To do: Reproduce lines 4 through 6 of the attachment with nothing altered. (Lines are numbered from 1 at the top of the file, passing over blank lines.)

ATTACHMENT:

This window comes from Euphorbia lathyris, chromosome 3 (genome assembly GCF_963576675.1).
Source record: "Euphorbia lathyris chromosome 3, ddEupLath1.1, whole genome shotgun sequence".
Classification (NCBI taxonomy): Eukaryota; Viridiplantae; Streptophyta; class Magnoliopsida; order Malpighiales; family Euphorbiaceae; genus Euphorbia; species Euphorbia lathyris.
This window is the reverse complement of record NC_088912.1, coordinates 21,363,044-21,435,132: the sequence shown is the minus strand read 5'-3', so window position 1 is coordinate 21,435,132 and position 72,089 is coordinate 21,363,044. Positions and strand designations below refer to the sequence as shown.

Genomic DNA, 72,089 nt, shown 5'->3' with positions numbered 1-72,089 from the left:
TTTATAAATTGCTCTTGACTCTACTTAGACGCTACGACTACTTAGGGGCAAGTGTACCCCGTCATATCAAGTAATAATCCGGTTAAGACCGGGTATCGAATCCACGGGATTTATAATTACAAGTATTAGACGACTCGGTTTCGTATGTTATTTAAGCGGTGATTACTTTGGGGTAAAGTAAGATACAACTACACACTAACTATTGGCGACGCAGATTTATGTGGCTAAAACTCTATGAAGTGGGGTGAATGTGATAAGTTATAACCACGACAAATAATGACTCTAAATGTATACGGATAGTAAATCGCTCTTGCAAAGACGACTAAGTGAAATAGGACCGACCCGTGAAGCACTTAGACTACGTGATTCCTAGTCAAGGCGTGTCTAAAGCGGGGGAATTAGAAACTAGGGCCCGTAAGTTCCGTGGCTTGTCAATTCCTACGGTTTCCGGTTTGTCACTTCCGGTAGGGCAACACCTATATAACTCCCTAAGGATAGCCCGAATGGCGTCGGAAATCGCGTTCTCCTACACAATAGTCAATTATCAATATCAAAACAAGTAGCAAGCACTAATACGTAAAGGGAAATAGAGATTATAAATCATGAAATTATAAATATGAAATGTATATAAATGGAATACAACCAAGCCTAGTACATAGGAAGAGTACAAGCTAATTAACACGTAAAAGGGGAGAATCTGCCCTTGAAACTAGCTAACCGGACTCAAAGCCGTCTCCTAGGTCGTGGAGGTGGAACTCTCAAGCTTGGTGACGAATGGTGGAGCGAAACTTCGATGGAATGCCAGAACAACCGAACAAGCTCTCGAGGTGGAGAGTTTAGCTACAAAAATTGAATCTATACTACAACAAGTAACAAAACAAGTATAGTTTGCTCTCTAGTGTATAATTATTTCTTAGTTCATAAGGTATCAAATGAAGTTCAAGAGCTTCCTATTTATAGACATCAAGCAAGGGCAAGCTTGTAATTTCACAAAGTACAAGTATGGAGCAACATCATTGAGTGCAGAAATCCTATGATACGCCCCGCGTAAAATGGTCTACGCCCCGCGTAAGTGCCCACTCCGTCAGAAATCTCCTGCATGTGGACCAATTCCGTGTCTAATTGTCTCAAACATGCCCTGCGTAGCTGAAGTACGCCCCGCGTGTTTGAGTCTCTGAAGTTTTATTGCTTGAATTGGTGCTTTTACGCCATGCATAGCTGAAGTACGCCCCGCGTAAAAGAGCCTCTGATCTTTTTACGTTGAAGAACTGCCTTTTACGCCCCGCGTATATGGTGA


This window is the reverse complement of record NC_088912.1, coordinates 21,363,044-21,435,132: the sequence shown is the minus strand read 5'-3', so window position 1 is coordinate 21,435,132 and position 72,089 is coordinate 21,363,044. Positions and strand designations below refer to the sequence as shown.

Genomic DNA, 72,089 nt, shown 5'->3' with positions numbered 1-72,089 from the left:
TTTATAAATTGCTCTTGACTCTACTTAGACGCTACGACTACTTAGGGGCAAGTGTACCCCGTCATATCAAGTAATAATCCGGTTAAGACCGGGTATCGAATCCACGGGATTTATAATTACAAGTATTAGACGACTCGGTTTCGTATGTTATTTAAGCGGTGATTACTTTGGGGTAAAGTAAGATACAACTACACACTAACTATTGGCGACGCAGATTTATGTGGCTAAAACTCTATGAAGTGGGGTGAATGTGATAAGTTATAACCACGACAAATAATGACTCTAAATGTATACGGATAGTAAATCGCTCTTGCAAAGACGACTAAGTGAAATAGGACCGACCCGTGAAGCACTTAGACTACGTGATTCCTAGTCAAGGCGTGTCTAAAGCGGGGGAATTAGAAACTAGGGCCCGTAAGTTCCGTGGCTTGTCAATTCCTACGGTTTCCGGTTTGTCACTTCCGGTAGGGCAACACCTATATAACTCCCTAAGGATAGCCCGAATGGCGTCGGAAATCGCGTTCTCCTACACAATAGTCAATTATCAATATCAAAACAAGTAGCAAGCACTAATACGTAAAGGGAAATAGAGATTATAAATCATGAAATTATAAATATGAAATGTATATAAATGGAATACAACCAAGCCTAGTACATAGGAAGAGTACAAGCTAATTAACACGTAAAAGGGGAGAATCTGCCCTTGAAACTAGCTAACCGGACTCAAAGCCGTCTCCTAGGTCGTGGAGGTGGAACTCTCAAGCTTGGTGACGAATGGTGGAGCGAAACTTCGATGGAATGCCAGAACAACCGAACAAGCTCTCGAGGTGGAGAGTTTAGCTACAAAAATTGAATCTATACTACAACAAGTAACAAAACAAGTATAGTTTGCTCTCTAGTGTATAATTATTTCTTAGTTCATAAGGTATCAAATGAAGTTCAAGAGCTTCCTATTTATAGACATCAAGCAAGGGCAAGCTTGTAATTTCACAAAGTACAAGTATGGAGCAACATCATTGAGTGCAGAAATCCTATGATACGCCCCGCGTAAAATGGTCTACGCCCCGCGTAAGTGCCCACTCCGTCAGAAATCTCCTGCATGTGGACCAATTCCGTGTCTAATTGTCTCAAACATGCCCTGCGTAGCTGAAGTACGCCCCGCGTGTTTGAGTCTCTGAAGTTTTATTGCTTGAATTGGTGCTTTTACGCCATGCATAGCTGAAGTACGCCCCGCGTAAAAGAGCCTCTGATCTTTTTACGTTGAAGAACTGCCTTTTACGCCCCGCGTATATGGTGA